On non-violent offenses, time is effectively double the actual time, including pre-arraignment.
OC is having problems with crowding, so you may be able to get electronic monitoring (house arrest). In OC, you need to get the court to OK it because the Sheriff isn't likely to do it on their own.
The opinions rendered herein are based on general principles of law. Laws vary from jurisdiction to jurisdiction and there are often numerous factors which can render advice or an opinion inapplicable. You should NOT make any decisions about the handling of a legal matter without first directly consulting with an attorney about the particulars of your case.
The time credits are the same before and after the actual sentencing. The defendant gets double credits for all the time they die d in custody. This is assuming the crime took place after October if 2011. If it took place before then, the answer is more complicated.
What crime are you charged with? You probably will get two for one credit, but not always. Certain offenses (i.e. strike offenses) do not earn such credit, even for pre-sentence confinement. Penal Code section 4019 and AB109 dictate this.
If one is sentenced to jail, there are various factors that determine how long one will stay in jail as a percentage of one’s actual sentence. The biggest factor is the inmate count, or how filled up is the jail. The higher the inmate count, the more likely the jail will release one early. Other factors include one’s medical condition, if one has prior convictions, if the crime was violent, if the crime involved the use of a weapon and one’s gender.
If one is sentenced to prison, the discussion is somewhat easier once the sentence is determined. If the conviction is for a non-violent felony offense and the client has no prior felony convictions, the client will be eligible for release once he or she has served fifty percent of the total sentence, provided good behavior is maintained (Penal Code § 2933(b)). If the client has served prior prison time, the client will have to serve at least eighty percent of the total sentence (Penal Code § 667(b)(5)). If the crime is a serious or violent felony, the individual must serve eighty-five percent of the sentence (Penal Code § 2933.1). Lastly, with certain crimes such as murder and kidnapping, there is no prison term reduction. The client must serve the entire sentence (Penal Code § 2933.5).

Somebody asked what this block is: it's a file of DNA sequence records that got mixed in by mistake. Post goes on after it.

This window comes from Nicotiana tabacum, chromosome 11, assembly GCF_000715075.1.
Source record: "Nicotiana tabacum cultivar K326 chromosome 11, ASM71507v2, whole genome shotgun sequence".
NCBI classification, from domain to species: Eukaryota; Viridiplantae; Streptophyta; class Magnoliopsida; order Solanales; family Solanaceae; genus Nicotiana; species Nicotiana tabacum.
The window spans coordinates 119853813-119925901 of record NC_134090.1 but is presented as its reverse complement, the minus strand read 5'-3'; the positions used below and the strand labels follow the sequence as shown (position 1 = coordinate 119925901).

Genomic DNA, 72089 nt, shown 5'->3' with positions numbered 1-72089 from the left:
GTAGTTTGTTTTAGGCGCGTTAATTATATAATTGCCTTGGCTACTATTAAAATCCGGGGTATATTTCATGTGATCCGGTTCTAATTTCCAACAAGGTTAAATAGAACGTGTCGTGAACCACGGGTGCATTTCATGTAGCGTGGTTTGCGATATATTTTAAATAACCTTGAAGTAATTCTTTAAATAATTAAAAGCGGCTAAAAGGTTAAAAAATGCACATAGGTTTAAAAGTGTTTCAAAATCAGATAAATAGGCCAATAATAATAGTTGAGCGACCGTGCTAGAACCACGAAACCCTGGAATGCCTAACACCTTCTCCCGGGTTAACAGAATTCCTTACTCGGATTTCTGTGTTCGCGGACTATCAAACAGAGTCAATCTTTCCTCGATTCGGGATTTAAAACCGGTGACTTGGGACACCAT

When a client is sentenced to consecutive terms, the client must serve the longest sentence in its entirety, plus one-third of the mid-term for each remaining sentence (Penal Code § 1170.1(a)). For example, if one is sentenced to three consecutive sentences for the same offense and the crime has a minimum term of three years, a mid-term of six years and a maximum term of ten years, the individual would serve the full ten year sentence (the longest sentence), plus four more years, or one-third of six years, twice. The total sentence would be fourteen years.
The tricky part of any determination of how much time one will actually serve is predicting the sentence. The Penal Code may set forth a minimum, mid-term and maximum sentence. The sentence will consequently be one of the three amounts, depending upon factors in aggravation and mitigation. Factors in aggravation may be, in a theft, the position of trust a victim had with the defendant, the defendant’s refusal to cooperate with police and the amount stolen. Factors in mitigation may be the defendant’s youth, his lack of a prior record and the entry into a plea bargain early in the case.
Sentencing enhancements come next. These factors add time to the total sentence. Some of the more common enhancements include a prior conviction for a strike offense, which can double the sentence. Also, if a firearm was used in the commission of the crime, the sentence may be increased by ten years (Penal Code § 186.22 and § 460(a)). Also, if the crime was committed as a gang member for the benefit of the gang, ten years can be added to the sentence (Penal Code § 12202.54).
House arrest and "pay to stay" are discretionary and up to the judge, but most judges are amenable to this, but for a sentence of one to two years, it will be very expensive for you. Moreover, you will serve the entire time, whereas if you went to County Jail, you may very well be released early.